I am one of “those people” who connects with animals way more than with people. Always have, always will. It started the summer I was 5 when Smokey, a Cairn Terrier (like Toto), became part of our family. I’m pretty sure it was at my sister Leah’s instance that we looked for a dog at all, but when Smokey arrived, I fell in love. Today, June 18, is his birthday. He lived until he was 18.
My attachment to him was strong and my anxiety over his well-being kicked in whenever I was sent away to camp or we took extended vacations in the summer and left him in the care of others. I don’t remember how much we helped with what I’m sure we promised when we got him, feeding, brushing, walking, etc, in the younger years, but I was happy to take on responsibility as we grew older.
I always felt Smokey and I had a special bond because he had a habit of grabbing things from my room like socks, little toys, a calculator once, and putting them under a specific chair in the living room. Since he only took my stuff, I believe it was because he loved me most. It’s possible I was the only one who left their things on the floor though. I know we all had a very special relationship with him.
When I filmed my conversation with my dad for The Silent Goldens, he told me when my mother was ill with cancer, Smokey would lay down in whatever room she was in, just quietly keeping an eye on her. That information really touched me because I didn’t think of them being close like that. Luckily he was still at a boarding place when she killed herself since my parents had just returned the night before from my grandfather’s funeral in Minneapolis. I would have been so sad if he had witnessed that or thinking of her saying goodbye to him.
My sister and I arrived home at night after we were told of her death and when I realized Smokey wasn’t there I asked my dad if we could get him in the morning, but since we were turning around in a day or two to go back to Minneapolis, he said it would be fair to the dog to get him out and them put him right back in. I understood, but I really could have used his company and calm. I also kept thinking how he would come home not knowing what happened and never see mom again.
Once mom was buried, my sister and I returned to school and my dad went home and figured out a new life with Smokey by his side. My dad and I were discussing how when things settled down in the months after we lost mom my sister continued to do well in school and my dad was moving forward with his relatively new job and new love, Connie, when I asked what I did and he responded “you attached to Smokey.” A very revealing tidbit I thought.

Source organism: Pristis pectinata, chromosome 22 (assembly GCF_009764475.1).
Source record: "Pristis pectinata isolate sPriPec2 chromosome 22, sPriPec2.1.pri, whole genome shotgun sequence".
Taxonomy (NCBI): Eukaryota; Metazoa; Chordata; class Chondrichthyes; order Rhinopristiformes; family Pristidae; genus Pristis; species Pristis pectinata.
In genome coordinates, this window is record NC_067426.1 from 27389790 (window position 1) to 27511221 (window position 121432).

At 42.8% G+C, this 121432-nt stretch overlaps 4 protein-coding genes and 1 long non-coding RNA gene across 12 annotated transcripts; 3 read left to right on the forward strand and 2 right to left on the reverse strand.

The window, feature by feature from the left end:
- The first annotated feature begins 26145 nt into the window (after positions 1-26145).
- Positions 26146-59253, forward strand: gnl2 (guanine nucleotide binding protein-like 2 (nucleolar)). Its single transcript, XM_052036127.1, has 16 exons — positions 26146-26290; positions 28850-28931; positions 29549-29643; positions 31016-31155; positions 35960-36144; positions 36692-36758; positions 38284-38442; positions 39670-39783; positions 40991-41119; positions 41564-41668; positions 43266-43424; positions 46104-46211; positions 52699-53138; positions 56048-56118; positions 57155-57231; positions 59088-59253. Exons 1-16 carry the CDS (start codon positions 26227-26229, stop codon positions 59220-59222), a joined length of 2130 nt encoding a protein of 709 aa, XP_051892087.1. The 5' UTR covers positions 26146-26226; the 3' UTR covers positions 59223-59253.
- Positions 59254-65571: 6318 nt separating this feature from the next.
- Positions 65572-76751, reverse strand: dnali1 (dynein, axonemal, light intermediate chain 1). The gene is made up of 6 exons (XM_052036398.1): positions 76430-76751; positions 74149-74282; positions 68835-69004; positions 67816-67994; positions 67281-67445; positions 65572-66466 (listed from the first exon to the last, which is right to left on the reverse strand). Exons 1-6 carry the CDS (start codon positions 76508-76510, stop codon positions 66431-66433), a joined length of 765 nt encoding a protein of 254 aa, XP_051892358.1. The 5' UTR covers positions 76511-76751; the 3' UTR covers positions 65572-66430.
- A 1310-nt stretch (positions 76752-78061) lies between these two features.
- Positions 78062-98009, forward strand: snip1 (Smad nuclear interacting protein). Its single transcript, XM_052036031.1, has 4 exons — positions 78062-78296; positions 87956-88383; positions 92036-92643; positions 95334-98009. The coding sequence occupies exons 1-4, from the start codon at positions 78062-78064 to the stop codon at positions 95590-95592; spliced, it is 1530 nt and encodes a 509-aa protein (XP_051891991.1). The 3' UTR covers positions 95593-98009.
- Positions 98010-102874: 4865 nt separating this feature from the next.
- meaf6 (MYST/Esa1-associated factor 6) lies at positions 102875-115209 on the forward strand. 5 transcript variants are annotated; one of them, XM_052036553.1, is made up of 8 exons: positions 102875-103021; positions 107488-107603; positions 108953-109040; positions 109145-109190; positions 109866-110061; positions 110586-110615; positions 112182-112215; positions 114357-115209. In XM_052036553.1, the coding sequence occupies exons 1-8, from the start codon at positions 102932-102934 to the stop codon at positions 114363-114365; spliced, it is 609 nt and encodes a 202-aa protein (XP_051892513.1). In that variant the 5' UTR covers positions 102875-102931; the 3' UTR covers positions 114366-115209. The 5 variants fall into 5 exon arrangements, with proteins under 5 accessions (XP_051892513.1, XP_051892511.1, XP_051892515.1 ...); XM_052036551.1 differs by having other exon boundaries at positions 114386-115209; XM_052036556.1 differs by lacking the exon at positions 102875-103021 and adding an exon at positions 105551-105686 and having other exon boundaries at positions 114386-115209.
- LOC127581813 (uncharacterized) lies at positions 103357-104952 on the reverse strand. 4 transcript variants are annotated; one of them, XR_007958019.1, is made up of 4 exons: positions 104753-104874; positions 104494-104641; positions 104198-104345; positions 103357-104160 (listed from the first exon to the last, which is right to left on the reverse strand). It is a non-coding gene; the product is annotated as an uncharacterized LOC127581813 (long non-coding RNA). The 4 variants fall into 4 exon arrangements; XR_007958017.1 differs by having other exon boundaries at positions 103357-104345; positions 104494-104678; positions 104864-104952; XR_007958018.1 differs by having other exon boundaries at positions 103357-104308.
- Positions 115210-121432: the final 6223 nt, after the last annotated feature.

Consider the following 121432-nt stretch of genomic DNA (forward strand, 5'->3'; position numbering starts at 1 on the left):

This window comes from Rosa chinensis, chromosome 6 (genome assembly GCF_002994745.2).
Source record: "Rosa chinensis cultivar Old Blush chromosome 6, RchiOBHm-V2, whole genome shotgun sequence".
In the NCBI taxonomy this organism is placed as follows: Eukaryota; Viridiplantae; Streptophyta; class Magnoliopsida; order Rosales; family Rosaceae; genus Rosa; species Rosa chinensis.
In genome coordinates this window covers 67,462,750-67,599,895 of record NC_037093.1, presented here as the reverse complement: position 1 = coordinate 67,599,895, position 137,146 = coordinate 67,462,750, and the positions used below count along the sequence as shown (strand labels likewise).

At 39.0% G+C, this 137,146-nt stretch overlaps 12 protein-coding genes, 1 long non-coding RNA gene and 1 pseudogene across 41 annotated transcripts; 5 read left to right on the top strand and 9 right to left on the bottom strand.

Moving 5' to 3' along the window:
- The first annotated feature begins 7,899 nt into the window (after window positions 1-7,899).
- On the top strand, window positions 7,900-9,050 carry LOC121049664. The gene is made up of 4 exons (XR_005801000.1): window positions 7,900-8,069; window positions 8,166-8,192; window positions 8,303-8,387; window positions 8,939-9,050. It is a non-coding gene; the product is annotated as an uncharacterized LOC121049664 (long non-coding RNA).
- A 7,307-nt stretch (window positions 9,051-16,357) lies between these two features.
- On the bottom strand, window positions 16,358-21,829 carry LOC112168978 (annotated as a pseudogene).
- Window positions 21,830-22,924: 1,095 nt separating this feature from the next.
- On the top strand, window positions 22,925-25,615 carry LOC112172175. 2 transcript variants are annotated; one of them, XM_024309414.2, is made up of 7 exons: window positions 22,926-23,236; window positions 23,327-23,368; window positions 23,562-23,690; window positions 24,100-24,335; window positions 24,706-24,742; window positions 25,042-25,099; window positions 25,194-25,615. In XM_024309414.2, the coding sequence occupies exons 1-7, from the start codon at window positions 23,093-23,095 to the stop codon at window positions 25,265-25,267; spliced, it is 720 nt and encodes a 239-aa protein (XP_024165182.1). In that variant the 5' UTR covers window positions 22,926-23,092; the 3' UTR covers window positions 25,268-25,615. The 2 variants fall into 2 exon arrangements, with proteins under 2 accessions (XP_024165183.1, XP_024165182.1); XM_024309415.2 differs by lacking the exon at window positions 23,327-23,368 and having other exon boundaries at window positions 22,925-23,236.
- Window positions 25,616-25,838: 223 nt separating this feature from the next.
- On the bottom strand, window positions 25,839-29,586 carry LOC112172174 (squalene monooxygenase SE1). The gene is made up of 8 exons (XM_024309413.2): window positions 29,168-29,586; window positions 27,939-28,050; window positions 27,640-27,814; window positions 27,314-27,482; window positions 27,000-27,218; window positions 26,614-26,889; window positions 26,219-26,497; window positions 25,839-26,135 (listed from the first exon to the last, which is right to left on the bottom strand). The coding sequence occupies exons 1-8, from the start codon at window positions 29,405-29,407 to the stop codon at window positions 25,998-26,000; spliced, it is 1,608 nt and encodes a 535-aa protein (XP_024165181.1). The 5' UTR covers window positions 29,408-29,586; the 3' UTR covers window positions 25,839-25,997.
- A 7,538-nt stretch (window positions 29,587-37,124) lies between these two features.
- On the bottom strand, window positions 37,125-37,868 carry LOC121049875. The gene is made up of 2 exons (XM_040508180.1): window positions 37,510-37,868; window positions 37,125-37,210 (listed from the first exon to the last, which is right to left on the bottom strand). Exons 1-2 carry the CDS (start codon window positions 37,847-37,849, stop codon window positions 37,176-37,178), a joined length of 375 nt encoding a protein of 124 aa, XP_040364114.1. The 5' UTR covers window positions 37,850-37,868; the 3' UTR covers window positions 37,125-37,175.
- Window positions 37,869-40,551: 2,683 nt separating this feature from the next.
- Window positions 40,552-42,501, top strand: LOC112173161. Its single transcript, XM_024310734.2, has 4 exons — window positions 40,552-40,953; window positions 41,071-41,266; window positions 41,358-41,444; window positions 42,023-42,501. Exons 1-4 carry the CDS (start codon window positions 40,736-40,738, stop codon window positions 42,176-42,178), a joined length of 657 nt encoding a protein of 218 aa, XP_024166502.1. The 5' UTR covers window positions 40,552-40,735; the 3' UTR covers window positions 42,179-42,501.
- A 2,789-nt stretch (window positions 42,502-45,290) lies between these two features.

I did indeed attach more than I had been because I didn’t have to share him and he essentially became “my dog.” When I moved out of the house after my father got married I took Smokey.
When I moved to a studio apartment in NY with a roommate, I took Smokey. Unfortunately, by this point Smokey was quite old and my work schedule made it difficult to care for him properly, so I sent him home to live with my sister. He lived for another year and my father sent me a plane ticket to come home when it was time to put him to sleep. It was the first time I ever saw my father cry – even after all the stuff with my mom.
Both Smokey and Riggs truly saved my life at critical junctures, just by being by my side, and I am forever grateful to them both for that and for opening my heart to unconditional love. I know I’m in for a lot of pain as my clientele grows older, but I also know now that it only hurts so much because you loved so much, so I’m going to cherish love in the now and keep my trust that the Rainbow Bridge* is real and my babies will be healthy, happy, and waiting for me when I come to get them. I believe.
*If you don’t know about it, it’s all explained here Rainbow Bridge Poem.